Ensayo productivo

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233

CHAPTER TWELVE:
Pricing Decisions
Overview
When Reebok, the world‘s number two athletic shoe company, decided to enter India in 1995,
it faced several basic marketing challenges. For one thing, Reebok was creating a market from scratch. Upscale sports shoes were virtually unknown, and the most expensive sneakers available at the time cost 1,000 rupees (about $23). Reebok officialsalso had to select a market entry mode. There were two other issues as well: product and price. Should Reebok create mass-market shoes specifically for India and priced at Rs 1,000, or offer the same designs sold in other parts of the world and price them at Rs 2,500 ($58), the equivalent of a
month‘s salary for a junior civil servant. As Reebok‘s experience in India illustrates,
a basic issue inglobal marketing is establishing a pricing policy.
Objectives


To show that pricing decisions are a critical element of the marketing mix that must reflect costs, competitive factors, and customer perceptions regarding value.


To explain the pricing strategies of
market skimming
,
market penetration
,
market holding
,

and
cost-plus pricing
.


To define
Incoterms
,terms of a sale such as
ex-works
,
F.A.S.
,
F.O.B.
, and
C.I.F.



To show how costs lead to
price escalation
, the accumulation of costs that occurs when transporting products abroad.


To explain that expectations regarding currency fluctuations, inflation, government controls, and the competitive situation must be factored into pricing decisions.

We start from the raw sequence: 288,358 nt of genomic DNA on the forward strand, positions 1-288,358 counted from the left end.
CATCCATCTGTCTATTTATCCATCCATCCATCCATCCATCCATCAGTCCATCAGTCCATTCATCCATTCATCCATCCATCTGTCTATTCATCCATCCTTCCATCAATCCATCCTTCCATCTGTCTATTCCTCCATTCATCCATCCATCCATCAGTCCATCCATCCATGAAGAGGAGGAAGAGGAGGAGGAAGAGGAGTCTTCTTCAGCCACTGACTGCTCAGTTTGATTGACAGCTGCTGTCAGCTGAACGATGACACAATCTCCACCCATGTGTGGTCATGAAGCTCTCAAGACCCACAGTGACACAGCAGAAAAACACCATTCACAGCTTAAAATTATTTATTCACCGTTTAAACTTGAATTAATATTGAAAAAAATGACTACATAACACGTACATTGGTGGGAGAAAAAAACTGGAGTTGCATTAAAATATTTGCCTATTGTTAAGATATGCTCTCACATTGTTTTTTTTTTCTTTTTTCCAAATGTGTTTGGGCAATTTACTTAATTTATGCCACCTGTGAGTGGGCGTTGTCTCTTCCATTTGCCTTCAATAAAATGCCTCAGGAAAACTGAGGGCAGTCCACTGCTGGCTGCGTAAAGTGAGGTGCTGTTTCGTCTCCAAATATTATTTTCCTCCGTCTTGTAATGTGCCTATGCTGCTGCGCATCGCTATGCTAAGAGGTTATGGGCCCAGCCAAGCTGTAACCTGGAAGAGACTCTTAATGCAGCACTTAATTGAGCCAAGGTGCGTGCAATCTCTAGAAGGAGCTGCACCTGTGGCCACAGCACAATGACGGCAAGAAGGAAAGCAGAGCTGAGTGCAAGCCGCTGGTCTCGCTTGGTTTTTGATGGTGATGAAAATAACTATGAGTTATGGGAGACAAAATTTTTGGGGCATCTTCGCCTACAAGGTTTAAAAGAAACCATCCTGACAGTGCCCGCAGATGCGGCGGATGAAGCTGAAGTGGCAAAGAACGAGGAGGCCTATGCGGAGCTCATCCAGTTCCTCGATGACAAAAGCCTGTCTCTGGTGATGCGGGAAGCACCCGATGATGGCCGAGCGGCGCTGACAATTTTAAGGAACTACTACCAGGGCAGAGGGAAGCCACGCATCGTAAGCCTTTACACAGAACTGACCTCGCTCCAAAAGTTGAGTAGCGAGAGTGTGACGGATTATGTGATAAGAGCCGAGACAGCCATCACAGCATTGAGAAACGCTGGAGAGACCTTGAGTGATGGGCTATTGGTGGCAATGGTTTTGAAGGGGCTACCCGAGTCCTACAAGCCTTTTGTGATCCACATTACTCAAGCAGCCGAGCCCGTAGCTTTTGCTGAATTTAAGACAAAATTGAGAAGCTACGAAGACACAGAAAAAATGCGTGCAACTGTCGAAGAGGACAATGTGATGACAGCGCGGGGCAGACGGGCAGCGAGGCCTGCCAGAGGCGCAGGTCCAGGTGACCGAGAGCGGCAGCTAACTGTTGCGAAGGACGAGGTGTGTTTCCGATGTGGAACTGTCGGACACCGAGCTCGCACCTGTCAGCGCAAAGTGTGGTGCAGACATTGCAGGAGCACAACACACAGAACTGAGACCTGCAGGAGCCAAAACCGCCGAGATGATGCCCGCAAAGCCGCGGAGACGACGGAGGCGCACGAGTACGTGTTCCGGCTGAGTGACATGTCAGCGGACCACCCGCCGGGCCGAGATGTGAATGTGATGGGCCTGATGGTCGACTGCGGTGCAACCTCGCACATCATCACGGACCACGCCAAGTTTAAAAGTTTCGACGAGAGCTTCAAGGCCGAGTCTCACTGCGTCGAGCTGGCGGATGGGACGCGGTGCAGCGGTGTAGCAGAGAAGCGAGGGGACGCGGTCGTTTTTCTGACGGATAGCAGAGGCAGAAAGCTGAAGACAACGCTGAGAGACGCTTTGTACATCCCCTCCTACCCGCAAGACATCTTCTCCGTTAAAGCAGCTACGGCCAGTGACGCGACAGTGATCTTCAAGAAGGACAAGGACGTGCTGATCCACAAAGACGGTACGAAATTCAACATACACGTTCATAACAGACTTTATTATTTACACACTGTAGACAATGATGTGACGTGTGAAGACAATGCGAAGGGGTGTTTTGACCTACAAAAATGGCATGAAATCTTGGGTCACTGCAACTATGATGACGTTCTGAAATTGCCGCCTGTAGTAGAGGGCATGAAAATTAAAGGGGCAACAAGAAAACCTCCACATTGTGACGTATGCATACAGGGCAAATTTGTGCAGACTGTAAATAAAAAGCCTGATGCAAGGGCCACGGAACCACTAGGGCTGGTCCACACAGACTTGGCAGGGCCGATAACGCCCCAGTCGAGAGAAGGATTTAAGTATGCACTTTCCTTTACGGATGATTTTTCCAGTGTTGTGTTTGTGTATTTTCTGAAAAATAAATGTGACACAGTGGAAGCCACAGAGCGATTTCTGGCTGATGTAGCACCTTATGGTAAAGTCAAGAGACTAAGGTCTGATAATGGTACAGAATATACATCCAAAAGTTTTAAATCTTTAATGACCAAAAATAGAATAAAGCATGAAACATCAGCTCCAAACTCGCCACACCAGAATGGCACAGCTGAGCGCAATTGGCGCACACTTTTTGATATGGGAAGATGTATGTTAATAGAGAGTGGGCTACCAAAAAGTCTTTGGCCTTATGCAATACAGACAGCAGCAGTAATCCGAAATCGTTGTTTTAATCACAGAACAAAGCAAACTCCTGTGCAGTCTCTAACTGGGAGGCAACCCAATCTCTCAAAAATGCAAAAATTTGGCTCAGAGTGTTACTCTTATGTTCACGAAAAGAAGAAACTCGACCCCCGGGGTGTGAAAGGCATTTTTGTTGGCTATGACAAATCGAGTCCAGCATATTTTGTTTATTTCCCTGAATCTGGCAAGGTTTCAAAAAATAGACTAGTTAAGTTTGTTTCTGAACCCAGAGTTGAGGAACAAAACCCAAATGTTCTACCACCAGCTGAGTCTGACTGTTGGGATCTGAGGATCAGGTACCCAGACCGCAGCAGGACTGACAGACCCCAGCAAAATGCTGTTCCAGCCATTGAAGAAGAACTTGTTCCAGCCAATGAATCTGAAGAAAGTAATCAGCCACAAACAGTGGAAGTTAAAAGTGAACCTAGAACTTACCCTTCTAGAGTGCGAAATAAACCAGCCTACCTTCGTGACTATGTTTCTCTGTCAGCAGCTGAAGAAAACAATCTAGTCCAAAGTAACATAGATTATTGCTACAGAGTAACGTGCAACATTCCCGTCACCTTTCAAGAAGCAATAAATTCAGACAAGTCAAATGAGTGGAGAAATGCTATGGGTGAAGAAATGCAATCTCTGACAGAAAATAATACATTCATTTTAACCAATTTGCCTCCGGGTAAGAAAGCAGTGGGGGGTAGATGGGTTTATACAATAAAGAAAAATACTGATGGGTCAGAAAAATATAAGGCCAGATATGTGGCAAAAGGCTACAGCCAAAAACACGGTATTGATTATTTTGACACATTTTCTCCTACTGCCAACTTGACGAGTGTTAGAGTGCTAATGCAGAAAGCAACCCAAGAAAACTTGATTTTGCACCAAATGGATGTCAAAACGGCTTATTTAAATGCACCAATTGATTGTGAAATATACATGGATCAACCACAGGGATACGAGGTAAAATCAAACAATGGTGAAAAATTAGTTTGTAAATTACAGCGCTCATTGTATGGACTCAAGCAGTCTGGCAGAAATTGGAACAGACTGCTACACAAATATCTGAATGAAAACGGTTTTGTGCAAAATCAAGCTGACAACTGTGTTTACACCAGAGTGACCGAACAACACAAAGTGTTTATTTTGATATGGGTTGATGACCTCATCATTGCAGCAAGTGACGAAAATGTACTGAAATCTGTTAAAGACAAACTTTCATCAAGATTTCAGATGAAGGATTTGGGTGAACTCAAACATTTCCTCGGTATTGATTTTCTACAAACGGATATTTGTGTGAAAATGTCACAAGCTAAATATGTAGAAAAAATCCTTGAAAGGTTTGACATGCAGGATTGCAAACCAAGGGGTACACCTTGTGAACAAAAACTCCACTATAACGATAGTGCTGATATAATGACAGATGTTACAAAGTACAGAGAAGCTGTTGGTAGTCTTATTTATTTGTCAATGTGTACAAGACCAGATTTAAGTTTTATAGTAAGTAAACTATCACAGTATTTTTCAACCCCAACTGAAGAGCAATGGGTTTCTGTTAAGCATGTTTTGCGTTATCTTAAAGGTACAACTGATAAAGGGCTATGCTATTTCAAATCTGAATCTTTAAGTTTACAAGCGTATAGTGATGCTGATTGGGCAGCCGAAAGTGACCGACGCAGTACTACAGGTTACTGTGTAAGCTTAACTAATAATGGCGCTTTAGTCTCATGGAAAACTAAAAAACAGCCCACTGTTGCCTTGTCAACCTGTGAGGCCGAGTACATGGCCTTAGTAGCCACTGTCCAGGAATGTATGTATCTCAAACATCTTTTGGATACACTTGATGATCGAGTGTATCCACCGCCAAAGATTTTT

To show how globalcompanies maintain competitive prices by shifting production sources as business conditions change.


To categorize a company‘s pricing policies as
ethnocentric
,
polycentri
c, or
geocentric
.


To consider pricing issues such
gray market goods
and
parallel imports
,
dumping
,

and
transfer pricing
.


To explain how
countertrade

plays an important role in today‘sglobal environment.
Barter
,
counterpurchase
,
offset
,
compensation trading
,
cooperation agreements
, and
switch trading
are countertrade options.
Lecture/Outline
P.P. 1

234

Two basic factors determine the boundaries for setting market prices.
P.P. 2
Product cost establishes a
price floor
, or minimum price. Prices for comparable substitute products create aprice ceiling
, or upper boundary.
Generally, international trade results in lower prices, which keep a country‘s rate of inflation
in check. Between the lower and upper boundary there is an
optimum price
, a function of the demand for the product as determined by the willingness and ability of customers to buy.

Discussion Question #1:
What are the basic factors that affect price inany market? What considerations enter into the pricing decision?
Notes_______________________________________________________

____________________________________________________________

____________________________________________________________

____________________________________ Basic Pricing Concepts
In a true global market, the
law of

one price
prevails: All customerscould get the best product available for the best price (e.g., a global market exists for crude oil). Compact discs and other products are offered in national rather than global markets, which reflect differences in costs, regulation, and rivalry (e.g., in Japan, beer price is a function of the competition between Heineken, other imports, and five national producers).

Companies must havepricing systems and policies that address price floors, price ceilings, and optimum prices in each national market (e.g., companies in the euro zone must adjust to new cross-border prices).
Within a corporation, there are interest groups and conflicting price objectives.
Notes_______________________________________________________

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